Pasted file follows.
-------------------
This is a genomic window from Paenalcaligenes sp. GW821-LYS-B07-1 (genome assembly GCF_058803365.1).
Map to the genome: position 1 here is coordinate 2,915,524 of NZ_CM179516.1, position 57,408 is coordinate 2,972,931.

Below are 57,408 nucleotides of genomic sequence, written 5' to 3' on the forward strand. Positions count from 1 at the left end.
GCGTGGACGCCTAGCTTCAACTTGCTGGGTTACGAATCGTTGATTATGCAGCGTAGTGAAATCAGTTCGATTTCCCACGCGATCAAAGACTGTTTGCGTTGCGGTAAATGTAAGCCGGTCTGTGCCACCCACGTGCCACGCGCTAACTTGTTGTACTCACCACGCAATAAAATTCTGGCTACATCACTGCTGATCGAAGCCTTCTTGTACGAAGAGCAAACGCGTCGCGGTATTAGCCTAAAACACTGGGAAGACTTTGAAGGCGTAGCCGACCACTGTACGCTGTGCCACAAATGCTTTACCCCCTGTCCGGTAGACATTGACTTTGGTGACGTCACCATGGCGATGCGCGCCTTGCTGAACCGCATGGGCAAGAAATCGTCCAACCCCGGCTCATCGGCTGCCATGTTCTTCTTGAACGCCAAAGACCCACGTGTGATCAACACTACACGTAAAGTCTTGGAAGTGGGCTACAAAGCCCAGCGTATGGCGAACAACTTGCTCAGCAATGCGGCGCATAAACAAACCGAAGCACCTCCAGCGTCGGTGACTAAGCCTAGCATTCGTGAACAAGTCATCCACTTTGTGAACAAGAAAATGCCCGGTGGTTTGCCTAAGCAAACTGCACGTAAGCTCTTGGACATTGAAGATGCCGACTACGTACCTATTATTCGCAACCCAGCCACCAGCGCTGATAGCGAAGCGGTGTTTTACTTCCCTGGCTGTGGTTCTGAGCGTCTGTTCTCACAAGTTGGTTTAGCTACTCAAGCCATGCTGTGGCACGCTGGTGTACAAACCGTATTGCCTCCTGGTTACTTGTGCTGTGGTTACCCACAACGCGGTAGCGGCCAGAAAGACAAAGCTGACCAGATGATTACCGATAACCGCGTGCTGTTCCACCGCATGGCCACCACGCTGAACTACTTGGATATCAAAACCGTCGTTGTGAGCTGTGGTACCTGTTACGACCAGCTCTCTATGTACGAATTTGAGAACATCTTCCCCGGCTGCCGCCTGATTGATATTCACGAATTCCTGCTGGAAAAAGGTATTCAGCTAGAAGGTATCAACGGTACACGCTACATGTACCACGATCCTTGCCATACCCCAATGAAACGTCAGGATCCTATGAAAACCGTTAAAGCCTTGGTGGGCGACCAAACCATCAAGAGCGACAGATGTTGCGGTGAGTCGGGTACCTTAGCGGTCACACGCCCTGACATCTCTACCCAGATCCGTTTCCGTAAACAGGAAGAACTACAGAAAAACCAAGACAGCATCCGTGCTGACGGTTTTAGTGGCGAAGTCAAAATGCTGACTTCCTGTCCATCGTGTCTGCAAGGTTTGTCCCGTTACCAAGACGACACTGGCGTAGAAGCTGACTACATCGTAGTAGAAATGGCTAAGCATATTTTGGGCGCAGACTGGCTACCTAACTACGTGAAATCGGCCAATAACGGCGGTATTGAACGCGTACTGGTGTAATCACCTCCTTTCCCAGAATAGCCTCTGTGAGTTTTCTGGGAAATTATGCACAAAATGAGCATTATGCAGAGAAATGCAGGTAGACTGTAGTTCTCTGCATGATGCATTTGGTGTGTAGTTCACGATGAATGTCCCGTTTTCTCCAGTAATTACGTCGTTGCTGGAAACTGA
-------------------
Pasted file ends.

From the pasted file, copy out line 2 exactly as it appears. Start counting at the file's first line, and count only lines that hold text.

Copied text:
Map to the genome: position 1 here is coordinate 2,915,524 of NZ_CM179516.1, position 57,408 is coordinate 2,972,931.